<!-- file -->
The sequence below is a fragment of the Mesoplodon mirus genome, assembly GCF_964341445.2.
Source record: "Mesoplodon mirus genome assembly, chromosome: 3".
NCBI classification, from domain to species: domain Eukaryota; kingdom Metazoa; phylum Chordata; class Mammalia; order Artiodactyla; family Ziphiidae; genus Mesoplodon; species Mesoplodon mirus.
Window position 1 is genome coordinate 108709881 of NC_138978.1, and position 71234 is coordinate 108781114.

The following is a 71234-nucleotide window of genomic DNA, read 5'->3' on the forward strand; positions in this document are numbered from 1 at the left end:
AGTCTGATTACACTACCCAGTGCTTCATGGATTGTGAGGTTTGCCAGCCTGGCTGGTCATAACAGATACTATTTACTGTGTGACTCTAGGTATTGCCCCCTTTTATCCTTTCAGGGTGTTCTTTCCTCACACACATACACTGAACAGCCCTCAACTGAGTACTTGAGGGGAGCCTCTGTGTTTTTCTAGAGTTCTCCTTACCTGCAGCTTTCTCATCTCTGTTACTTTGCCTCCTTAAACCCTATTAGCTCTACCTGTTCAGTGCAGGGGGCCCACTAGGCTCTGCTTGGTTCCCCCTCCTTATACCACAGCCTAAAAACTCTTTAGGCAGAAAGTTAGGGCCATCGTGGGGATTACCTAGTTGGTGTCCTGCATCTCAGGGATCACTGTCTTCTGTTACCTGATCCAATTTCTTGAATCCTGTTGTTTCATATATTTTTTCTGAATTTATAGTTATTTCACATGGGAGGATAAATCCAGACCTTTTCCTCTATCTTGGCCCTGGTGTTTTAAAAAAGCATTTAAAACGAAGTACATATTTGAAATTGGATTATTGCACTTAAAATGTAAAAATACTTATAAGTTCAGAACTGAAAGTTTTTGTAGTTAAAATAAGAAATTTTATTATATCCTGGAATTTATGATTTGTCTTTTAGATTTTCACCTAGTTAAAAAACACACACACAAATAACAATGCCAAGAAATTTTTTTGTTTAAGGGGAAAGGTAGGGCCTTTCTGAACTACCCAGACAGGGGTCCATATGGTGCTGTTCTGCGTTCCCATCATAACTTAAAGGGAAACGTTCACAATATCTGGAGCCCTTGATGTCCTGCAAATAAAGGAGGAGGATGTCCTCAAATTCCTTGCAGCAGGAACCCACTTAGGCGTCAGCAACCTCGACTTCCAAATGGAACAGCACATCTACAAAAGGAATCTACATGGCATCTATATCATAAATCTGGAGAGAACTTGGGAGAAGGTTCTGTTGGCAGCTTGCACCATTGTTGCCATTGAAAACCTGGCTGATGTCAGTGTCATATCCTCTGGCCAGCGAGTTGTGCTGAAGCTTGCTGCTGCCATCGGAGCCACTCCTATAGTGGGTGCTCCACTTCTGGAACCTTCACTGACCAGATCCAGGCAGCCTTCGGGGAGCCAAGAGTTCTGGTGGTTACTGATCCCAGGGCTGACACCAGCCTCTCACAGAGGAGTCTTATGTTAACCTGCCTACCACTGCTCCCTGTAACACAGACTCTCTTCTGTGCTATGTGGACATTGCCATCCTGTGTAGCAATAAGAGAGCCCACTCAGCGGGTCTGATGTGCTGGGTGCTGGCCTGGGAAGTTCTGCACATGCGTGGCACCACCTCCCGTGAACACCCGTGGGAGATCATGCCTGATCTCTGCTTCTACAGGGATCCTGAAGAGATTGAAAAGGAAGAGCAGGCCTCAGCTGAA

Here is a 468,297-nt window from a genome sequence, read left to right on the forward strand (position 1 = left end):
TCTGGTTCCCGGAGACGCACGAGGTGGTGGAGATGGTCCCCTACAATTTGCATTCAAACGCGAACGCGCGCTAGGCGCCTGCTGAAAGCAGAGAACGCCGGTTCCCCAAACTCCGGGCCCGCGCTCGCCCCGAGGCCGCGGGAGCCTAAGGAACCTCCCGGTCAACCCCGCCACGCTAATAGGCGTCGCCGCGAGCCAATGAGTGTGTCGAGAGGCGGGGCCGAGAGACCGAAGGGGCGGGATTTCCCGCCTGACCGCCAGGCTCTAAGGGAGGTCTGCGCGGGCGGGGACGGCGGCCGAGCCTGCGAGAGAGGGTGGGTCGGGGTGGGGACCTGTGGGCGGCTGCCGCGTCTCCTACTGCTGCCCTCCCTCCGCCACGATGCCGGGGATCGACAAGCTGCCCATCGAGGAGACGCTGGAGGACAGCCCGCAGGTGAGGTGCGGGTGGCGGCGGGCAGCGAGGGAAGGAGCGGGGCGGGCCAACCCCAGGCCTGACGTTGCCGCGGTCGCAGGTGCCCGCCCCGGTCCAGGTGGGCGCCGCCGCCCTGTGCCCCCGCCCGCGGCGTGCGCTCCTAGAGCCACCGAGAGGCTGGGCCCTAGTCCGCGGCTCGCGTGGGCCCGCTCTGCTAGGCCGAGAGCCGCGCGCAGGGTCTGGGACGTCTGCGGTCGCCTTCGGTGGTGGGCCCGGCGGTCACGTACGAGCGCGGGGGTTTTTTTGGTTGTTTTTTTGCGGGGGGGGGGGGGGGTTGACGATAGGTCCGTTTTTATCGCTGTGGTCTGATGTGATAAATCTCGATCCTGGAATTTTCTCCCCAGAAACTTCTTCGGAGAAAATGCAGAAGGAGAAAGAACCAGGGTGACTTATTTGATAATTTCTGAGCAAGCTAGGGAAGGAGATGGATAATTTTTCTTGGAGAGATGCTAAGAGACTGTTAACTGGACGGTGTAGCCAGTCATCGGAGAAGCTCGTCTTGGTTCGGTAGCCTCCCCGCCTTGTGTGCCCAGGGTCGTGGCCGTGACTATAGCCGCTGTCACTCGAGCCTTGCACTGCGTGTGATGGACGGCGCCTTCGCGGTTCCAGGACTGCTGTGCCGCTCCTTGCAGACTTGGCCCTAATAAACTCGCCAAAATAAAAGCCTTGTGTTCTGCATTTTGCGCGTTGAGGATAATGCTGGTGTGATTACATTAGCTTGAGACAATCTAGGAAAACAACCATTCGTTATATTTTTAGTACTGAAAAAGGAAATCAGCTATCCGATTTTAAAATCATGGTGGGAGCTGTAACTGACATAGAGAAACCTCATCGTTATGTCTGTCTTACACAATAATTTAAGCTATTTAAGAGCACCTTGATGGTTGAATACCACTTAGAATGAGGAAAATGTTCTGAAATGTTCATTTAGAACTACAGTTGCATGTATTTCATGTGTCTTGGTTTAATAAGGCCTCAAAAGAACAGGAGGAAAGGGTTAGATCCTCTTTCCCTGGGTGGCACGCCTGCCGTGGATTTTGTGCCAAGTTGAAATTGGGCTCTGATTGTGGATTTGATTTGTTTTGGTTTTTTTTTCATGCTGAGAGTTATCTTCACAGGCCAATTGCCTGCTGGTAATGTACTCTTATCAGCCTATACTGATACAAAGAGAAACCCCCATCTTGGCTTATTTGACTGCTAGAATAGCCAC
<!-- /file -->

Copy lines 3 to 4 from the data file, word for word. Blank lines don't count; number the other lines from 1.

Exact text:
NCBI classification, from domain to species: domain Eukaryota; kingdom Metazoa; phylum Chordata; class Mammalia; order Artiodactyla; family Ziphiidae; genus Mesoplodon; species Mesoplodon mirus.
Window position 1 is genome coordinate 108709881 of NC_138978.1, and position 71234 is coordinate 108781114.